So I keep hearing that its not class size that matters rather the quality of the teach that is important. I had class sizes of about 30, and not sure how much would have changed if 15-20.
Superintendent Banda said in a letter last week that he was seeking to implement the "Danielson framework" for teacher evaluations, which in his mind emphasize test scores. But Charlotte Danielson herself has said "using standardized test scores to asses… Of course, using test scores is great if you are a fan of rampant teaching and of kids not actually getting a real education.
Argh, the system cut off the key part of the quote. Danielson said "using standardized test scores to assess teachers is indefensible."
Time for a state income tax.
Seattle 14, I have a hard time believing you're a teacher if you would not see the difference between a class of 30 and a class of 15. Please.

To note, the article makes it sound like there is no art or PE or music in SPS. There is but the issue is that it really varies from school to school (and it's a lot about PTA fundraising).

The caseload issue is really big as we are talking about the professionals - nurses, speech therapists, etc - who help students with medical issues. A caseload of up to 100 students is wrong.

The teacher evaluation point is also valid. Nearly the entire country will be switching to new assessments (based on the national standards - likely to be a disaster - called Common Core). It is a waste of time and money to based the teachers evaluations on one test this year and a difference test the next year (with all the work it entails on both sides). The teachers have NO problem being evaluated but it has to be fair.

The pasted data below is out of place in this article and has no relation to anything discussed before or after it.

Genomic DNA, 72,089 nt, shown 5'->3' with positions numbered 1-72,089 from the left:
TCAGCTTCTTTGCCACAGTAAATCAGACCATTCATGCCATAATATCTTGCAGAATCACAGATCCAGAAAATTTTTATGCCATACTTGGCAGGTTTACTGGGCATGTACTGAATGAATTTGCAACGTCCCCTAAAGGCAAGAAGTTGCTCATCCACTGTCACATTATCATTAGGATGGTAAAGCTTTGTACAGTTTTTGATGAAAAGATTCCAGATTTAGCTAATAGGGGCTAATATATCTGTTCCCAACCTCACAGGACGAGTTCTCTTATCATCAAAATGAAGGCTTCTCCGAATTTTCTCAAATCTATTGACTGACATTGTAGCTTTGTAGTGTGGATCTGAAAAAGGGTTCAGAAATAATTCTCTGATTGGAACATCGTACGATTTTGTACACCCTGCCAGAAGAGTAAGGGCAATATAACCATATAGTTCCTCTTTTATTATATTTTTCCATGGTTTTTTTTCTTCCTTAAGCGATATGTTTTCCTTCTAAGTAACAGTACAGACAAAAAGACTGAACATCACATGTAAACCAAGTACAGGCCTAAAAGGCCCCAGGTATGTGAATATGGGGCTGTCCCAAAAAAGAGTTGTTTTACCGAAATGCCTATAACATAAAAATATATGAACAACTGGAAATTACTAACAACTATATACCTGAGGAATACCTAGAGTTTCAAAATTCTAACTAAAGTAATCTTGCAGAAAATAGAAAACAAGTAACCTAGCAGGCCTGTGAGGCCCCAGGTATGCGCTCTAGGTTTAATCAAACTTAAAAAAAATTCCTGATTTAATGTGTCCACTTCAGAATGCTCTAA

@4 time for a law limiting classroom size.
The average class sizes in the USA are

Elementary: 20.3
Secondary: 18.6

The average class sizes in WA are:

Elementary: 22.3 (+9.85% over US average)
Secondary: 30.8 (+65.5% over US average)

Make the law peg the maximum to the last year's national average and be done with it.…
Cue the race to the bottom trolls angry that some asshole with book learnin' is makin' more money than they are.
Man I hate it when teachers demand the right to teach. It's so old-school.
@7 Not to defend WA class size, but some states/districts calculate class size differently. They count all teachers (including PE, Music, Library), then divide the kids to to get their average ratio, and that's what they report to the state, which then goes to the Feds. Other states/districts only count the classroom teachers, then divide up the kids, and get a more accurate count. In generally, if it looks pretty small, they're probably doing the former (unless they're in the outer reaches of Alaska). Given what I've seen around the country, most states have relatively similar class sizes, with a few exceptions (Utah - extra large, some of the inner city urban districts are extra large), but most range on average from 25-32 kids per class, maybe a little lower in K-1 and a few higher in secondary.

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